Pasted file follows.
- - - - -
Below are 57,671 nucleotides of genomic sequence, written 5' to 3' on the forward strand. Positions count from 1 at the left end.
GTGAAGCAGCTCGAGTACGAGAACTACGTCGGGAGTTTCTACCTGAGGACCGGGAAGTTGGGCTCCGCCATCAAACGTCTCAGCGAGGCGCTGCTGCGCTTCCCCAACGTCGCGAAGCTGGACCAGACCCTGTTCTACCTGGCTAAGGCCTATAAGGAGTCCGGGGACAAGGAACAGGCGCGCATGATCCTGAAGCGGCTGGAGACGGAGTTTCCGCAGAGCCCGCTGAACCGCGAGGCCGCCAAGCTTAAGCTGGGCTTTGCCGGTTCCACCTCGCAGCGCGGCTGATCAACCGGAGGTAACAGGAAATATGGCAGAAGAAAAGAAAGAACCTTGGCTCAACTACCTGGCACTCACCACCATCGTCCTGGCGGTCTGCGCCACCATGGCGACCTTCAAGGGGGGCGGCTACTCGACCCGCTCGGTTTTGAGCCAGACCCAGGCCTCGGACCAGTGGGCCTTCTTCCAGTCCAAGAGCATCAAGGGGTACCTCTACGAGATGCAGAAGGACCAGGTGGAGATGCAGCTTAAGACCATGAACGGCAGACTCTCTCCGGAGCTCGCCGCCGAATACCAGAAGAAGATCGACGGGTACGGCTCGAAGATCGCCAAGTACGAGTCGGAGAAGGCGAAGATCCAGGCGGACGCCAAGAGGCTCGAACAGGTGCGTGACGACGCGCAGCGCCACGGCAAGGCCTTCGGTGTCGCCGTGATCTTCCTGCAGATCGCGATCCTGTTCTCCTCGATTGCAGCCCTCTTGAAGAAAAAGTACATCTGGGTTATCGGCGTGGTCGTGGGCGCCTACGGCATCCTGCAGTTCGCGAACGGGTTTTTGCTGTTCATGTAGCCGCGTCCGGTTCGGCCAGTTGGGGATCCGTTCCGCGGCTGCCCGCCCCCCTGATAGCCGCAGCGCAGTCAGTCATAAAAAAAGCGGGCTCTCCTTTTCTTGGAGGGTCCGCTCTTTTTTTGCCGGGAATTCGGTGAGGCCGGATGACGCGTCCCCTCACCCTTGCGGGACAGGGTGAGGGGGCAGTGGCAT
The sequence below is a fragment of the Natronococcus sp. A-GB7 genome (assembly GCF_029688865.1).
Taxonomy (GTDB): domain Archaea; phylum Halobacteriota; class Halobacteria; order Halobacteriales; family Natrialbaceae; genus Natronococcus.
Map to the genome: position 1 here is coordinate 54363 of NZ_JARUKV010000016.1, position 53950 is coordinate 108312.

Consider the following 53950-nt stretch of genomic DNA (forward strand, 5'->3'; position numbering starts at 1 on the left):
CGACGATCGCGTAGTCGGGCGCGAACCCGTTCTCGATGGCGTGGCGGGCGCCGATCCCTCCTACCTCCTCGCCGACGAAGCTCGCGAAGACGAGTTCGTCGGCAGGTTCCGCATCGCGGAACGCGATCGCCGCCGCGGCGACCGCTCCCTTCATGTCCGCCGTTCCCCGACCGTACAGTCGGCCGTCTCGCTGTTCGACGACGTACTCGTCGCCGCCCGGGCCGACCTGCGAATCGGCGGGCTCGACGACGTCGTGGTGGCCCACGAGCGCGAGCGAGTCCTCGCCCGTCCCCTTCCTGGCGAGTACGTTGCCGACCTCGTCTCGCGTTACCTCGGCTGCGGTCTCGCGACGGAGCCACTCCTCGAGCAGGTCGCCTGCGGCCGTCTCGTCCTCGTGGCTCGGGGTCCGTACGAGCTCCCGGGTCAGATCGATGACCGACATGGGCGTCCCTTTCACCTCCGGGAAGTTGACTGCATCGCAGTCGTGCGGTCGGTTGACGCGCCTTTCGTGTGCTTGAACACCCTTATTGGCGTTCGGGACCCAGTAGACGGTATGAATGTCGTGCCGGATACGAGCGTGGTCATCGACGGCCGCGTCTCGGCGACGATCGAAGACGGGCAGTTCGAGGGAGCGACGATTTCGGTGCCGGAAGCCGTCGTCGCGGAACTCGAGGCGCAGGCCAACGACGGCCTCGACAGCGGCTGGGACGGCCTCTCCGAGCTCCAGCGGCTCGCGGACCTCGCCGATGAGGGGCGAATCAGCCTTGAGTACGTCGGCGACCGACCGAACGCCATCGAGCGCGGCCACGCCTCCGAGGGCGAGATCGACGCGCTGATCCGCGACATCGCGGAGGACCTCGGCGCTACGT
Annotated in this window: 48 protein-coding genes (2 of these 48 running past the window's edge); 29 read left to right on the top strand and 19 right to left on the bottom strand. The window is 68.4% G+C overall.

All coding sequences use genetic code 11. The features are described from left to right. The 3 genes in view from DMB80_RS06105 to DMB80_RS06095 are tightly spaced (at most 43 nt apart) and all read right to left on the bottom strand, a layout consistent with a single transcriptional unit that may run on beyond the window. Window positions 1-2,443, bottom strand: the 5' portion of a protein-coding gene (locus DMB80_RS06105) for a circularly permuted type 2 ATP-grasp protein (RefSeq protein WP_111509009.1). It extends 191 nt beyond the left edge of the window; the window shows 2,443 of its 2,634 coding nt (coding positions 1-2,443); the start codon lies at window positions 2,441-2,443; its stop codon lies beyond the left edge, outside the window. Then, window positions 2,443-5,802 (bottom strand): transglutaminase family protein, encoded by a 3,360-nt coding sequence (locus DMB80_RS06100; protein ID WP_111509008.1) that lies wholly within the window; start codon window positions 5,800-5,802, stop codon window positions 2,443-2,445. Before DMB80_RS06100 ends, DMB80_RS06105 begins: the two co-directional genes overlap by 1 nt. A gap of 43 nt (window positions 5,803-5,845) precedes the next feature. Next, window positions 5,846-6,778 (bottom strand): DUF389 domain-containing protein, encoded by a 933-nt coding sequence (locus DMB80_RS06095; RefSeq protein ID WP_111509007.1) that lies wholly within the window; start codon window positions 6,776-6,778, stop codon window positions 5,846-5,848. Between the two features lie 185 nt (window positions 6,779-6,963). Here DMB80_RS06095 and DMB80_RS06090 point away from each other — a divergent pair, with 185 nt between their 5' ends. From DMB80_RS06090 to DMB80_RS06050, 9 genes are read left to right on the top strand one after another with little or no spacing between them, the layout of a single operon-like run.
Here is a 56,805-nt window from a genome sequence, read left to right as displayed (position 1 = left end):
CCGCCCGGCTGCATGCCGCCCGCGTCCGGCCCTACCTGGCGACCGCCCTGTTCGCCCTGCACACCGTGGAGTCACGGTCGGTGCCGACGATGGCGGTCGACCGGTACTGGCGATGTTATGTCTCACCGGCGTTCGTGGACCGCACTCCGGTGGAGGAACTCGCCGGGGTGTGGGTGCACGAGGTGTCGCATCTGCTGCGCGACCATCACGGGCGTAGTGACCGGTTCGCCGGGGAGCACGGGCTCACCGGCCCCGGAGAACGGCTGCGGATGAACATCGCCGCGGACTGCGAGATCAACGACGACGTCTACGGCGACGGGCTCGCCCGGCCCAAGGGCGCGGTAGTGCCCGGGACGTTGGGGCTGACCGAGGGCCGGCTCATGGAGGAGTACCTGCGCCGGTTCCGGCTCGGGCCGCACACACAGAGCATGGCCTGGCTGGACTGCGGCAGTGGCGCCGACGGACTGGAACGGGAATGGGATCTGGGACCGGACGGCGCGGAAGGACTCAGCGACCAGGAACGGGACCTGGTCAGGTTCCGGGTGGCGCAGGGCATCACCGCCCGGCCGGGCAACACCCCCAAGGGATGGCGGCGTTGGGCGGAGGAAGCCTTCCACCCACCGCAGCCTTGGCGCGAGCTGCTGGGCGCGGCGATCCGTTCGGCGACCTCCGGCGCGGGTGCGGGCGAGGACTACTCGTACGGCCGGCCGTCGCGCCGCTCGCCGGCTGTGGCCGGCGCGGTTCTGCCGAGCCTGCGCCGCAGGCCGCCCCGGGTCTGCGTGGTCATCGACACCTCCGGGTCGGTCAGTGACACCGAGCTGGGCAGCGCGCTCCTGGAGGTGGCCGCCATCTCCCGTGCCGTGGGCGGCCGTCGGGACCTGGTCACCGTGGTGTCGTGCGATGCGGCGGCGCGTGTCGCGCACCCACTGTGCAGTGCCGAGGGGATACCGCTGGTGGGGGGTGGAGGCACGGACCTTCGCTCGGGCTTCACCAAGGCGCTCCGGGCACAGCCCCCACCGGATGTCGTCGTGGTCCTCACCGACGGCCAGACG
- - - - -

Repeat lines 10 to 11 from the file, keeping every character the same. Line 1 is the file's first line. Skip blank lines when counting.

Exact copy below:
Here is a 56,805-nt window from a genome sequence, read left to right as displayed (position 1 = left end):
CCGCCCGGCTGCATGCCGCCCGCGTCCGGCCCTACCTGGCGACCGCCCTGTTCGCCCTGCACACCGTGGAGTCACGGTCGGTGCCGACGATGGCGGTCGACCGGTACTGGCGATGTTATGTCTCACCGGCGTTCGTGGACCGCACTCCGGTGGAGGAACTCGCCGGGGTGTGGGTGCACGAGGTGTCGCATCTGCTGCGCGACCATCACGGGCGTAGTGACCGGTTCGCCGGGGAGCACGGGCTCACCGGCCCCGGAGAACGGCTGCGGATGAACATCGCCGCGGACTGCGAGATCAACGACGACGTCTACGGCGACGGGCTCGCCCGGCCCAAGGGCGCGGTAGTGCCCGGGACGTTGGGGCTGACCGAGGGCCGGCTCATGGAGGAGTACCTGCGCCGGTTCCGGCTCGGGCCGCACACACAGAGCATGGCCTGGCTGGACTGCGGCAGTGGCGCCGACGGACTGGAACGGGAATGGGATCTGGGACCGGACGGCGCGGAAGGACTCAGCGACCAGGAACGGGACCTGGTCAGGTTCCGGGTGGCGCAGGGCATCACCGCCCGGCCGGGCAACACCCCCAAGGGATGGCGGCGTTGGGCGGAGGAAGCCTTCCACCCACCGCAGCCTTGGCGCGAGCTGCTGGGCGCGGCGATCCGTTCGGCGACCTCCGGCGCGGGTGCGGGCGAGGACTACTCGTACGGCCGGCCGTCGCGCCGCTCGCCGGCTGTGGCCGGCGCGGTTCTGCCGAGCCTGCGCCGCAGGCCGCCCCGGGTCTGCGTGGTCATCGACACCTCCGGGTCGGTCAGTGACACCGAGCTGGGCAGCGCGCTCCTGGAGGTGGCCGCCATCTCCCGTGCCGTGGGCGGCCGTCGGGACCTGGTCACCGTGGTGTCGTGCGATGCGGCGGCGCGTGTCGCGCACCCACTGTGCAGTGCCGAGGGGATACCGCTGGTGGGGGGTGGAGGCACGGACCTTCGCTCGGGCTTCACCAAGGCGCTCCGGGCACAGCCCCCACCGGATGTCGTCGTGGTCCTCACCGACGGCCAGACG